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Academic Writing

Academic writing is a genre unto itself – just like cartoons are a subset of TV shows.

There are expectations, rules both spoken and unspoken.

The good news? Most of them are easy to learn and once you can put them into practice you will be well on your way to academic success (read: better grades!).

Browse Academic Writing Articles:

ANALYZE Evidence to Support Your Thesis

Analyzing evidence is the key to competent high school and college writing. You cannot throw down a quote, or some facts, or a graph, and expect the reader to make all the connections to your main point/thesis. Similarly, you can't spend all your time sharing...

Analyzing Audience to Maximize Your Impact (and Grades)

Okay, so you want to know how to get higher grades on your writing assignments. You want to snag these higher grades as efficiently as possible, without putting disproportionate amounts of time and effort into one particular course or set of assignments. Maybe you’re...

Analyzing Your Audience – the First Rule of Effective Writing

Imagine a friend sends you an email (or a text, or posts to your Facebook page) and starts off by saying, "Hi, my name is John. I was born in New York City, and now live in Chicago on Elm Street. I'm a senior at..." You'd wonder why they were giving you all this...

APA Sample Paper with Comments

APA doesn’t just apply to citations and bibliography; it applies to the way the document is formatted. The document will have four major sections: Title Page Abstract Main Body References Use white, 8.5 x 11 inch paper. Type (print out) your work. Use 1″ margins on...

Avoid Logical GOOFS (Logical Fallacies)

A 'logical fallacy' is an error in reasoning. That is, an argument that might have a pattern that is familiar, but that does not hold up to close scrutiny. Here's a crazy example: My dog likes to chase the postman. Therefore my dog likes the postman. If you know...

Blasting Through Writers’ Block

Writer’s block is usually caused by some form of anxiety, sometimes by an odd mixture of anxiety and boredom. Whether your situation is academic or professional, the blank page can create a mirror of blankness in your mind, and words or ideas just don’t come easily...

Brainstorm a Topic and Finish a First Draft

When you sit down to write, do you immediately think of 23 other things you’d rather be doing? Does your hand itch to grab your phone and start texting, or does Facebook suddenly seem more alluring than ever? Does your mind just seem filled...

CLOSELY Read ‘The Text’ to Squeeze Out All Its Meaning

In any high school or college class where you’re reading texts and writing about them, your writing will be more effective if you know how to perform what teachers call a “close reading.” Similarly, if you’re writing a business report or proposal, you’ll be much more...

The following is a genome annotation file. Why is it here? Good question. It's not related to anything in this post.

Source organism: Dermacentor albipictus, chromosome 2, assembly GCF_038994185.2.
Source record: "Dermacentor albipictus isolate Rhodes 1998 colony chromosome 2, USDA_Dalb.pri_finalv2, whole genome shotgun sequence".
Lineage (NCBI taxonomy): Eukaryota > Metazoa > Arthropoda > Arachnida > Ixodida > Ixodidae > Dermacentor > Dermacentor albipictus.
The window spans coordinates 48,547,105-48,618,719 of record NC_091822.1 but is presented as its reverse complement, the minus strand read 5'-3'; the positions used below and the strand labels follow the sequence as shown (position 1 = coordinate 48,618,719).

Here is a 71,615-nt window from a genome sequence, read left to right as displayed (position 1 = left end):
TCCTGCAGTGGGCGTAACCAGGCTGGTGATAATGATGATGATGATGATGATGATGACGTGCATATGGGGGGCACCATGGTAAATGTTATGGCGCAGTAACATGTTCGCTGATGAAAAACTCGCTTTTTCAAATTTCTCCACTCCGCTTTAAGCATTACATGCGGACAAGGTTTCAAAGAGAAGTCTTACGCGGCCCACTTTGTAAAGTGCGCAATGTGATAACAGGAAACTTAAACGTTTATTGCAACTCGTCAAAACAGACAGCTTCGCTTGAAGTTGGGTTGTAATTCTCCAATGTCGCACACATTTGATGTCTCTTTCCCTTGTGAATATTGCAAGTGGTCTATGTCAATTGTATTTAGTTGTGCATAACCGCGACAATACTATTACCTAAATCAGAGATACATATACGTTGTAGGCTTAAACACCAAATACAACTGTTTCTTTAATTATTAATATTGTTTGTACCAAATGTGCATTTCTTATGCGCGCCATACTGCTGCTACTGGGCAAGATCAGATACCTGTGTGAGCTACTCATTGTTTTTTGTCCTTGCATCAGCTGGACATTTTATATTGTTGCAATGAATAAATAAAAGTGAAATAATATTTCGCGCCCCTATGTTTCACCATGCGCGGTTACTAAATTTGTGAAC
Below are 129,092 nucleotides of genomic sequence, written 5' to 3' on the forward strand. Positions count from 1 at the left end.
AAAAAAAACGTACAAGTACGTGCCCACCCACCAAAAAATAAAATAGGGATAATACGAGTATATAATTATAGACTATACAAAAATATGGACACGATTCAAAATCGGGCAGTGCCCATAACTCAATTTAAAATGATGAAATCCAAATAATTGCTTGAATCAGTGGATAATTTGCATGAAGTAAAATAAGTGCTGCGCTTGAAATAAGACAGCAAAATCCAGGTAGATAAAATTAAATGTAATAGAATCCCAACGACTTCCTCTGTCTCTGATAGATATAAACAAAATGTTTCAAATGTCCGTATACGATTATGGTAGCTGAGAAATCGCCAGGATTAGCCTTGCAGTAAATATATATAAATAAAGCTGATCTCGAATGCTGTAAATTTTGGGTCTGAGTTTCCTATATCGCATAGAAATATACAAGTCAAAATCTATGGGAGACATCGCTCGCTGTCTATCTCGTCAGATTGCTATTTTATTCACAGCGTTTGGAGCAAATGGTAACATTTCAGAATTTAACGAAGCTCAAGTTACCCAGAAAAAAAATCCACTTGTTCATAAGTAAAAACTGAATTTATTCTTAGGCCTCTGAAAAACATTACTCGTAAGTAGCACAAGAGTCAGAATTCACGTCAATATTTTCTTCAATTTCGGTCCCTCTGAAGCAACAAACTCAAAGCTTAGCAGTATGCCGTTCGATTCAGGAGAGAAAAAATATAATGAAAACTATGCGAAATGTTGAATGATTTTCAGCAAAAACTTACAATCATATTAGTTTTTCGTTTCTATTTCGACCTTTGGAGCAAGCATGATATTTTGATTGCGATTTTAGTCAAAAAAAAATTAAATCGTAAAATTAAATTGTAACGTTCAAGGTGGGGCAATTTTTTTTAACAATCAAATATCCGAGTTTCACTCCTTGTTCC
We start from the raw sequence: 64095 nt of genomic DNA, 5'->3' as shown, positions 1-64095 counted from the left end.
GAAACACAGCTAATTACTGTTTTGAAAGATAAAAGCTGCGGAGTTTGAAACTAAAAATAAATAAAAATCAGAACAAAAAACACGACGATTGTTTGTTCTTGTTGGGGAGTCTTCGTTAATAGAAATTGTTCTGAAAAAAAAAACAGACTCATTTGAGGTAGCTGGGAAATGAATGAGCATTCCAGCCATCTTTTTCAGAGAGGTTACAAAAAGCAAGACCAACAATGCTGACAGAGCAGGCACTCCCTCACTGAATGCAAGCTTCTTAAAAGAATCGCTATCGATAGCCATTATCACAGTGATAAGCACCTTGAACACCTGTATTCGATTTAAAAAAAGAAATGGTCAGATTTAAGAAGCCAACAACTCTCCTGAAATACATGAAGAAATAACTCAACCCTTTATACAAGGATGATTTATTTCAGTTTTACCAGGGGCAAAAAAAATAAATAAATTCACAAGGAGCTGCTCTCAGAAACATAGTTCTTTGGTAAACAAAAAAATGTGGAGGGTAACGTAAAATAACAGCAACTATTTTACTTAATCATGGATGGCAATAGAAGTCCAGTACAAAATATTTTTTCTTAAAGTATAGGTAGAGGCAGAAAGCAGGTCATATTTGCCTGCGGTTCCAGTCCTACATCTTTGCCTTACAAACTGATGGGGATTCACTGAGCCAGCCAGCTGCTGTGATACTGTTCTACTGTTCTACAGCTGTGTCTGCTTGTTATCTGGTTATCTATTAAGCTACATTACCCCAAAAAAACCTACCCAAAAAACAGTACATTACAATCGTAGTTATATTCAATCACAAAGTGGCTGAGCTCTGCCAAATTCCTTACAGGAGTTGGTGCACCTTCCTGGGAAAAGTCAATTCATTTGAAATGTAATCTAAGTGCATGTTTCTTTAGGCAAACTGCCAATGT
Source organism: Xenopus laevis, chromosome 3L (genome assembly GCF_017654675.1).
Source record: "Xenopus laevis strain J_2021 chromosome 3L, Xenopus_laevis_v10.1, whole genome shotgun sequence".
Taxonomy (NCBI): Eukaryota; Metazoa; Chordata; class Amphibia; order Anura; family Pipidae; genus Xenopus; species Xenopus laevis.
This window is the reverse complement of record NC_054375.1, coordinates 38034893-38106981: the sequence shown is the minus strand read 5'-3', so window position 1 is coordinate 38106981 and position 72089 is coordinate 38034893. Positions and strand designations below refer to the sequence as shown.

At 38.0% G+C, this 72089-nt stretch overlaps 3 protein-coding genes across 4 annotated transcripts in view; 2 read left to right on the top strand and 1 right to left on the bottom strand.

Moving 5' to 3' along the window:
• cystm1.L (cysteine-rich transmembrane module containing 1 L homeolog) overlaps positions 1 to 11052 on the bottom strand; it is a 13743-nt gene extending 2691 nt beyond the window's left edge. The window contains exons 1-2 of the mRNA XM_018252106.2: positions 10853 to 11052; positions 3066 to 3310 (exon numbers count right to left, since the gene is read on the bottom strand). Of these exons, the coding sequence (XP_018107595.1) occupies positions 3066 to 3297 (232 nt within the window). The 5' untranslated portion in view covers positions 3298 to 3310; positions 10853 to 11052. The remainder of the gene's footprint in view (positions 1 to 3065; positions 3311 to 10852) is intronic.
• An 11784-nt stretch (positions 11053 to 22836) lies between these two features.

Creating IN-TEXT citations MLA Style

MLA in-text citations (vs. the Works Cited page where you list out all the bibliographic information) are parenthetical. So with MLA you don't use footnotes, or endnotes, or superscripts.  You use the author's name and a page number (if available) placed...

Define the KEY WORDS that are Crucial to Your Argument

A cliched ploy of many a student is to start an essay with a definition of a word that is important in the essay. For instance, when writing about Romeo and Juliet a student might start out with, "Dictionary.com defines 'love' as 'a profoundly...

Design a Sentence That Includes a QUOTE

Quoting others' work is crucial to your success as a writer. Students often have difficulty with this skill; growing proficient at quoting will mark you as a sophisticated writer. Not quoting, or quoting awkwardly, is like showing up to a formal wedding dressed in...

Elegantly Include QUOTATIONS In Your Writing

Students know that they are supposed to use quotations from other sources. But it can be difficult to crow-bar in a quote. Sometimes they don't seem to fit grammatically, or including the quote just feels clunky. You have to have faith that quotes are good, and they...

Establish Your CREDIBLITY

If you want to convince someone of something, you need to be perceived as a credible person. There are proven ways to establish credibility, and once you are aware of them you'll notice people using them all the time - from politicians, to community leaders, to sports...

Evaluate Source Quality

How do you know whether a source is a worthwhile one? You can demonstrate your competence and credibility by using impressive sources in your work. Depending on your subject, 'impressive' might include your grandmother, the local newspaper, a...

Examples of Narrative Essays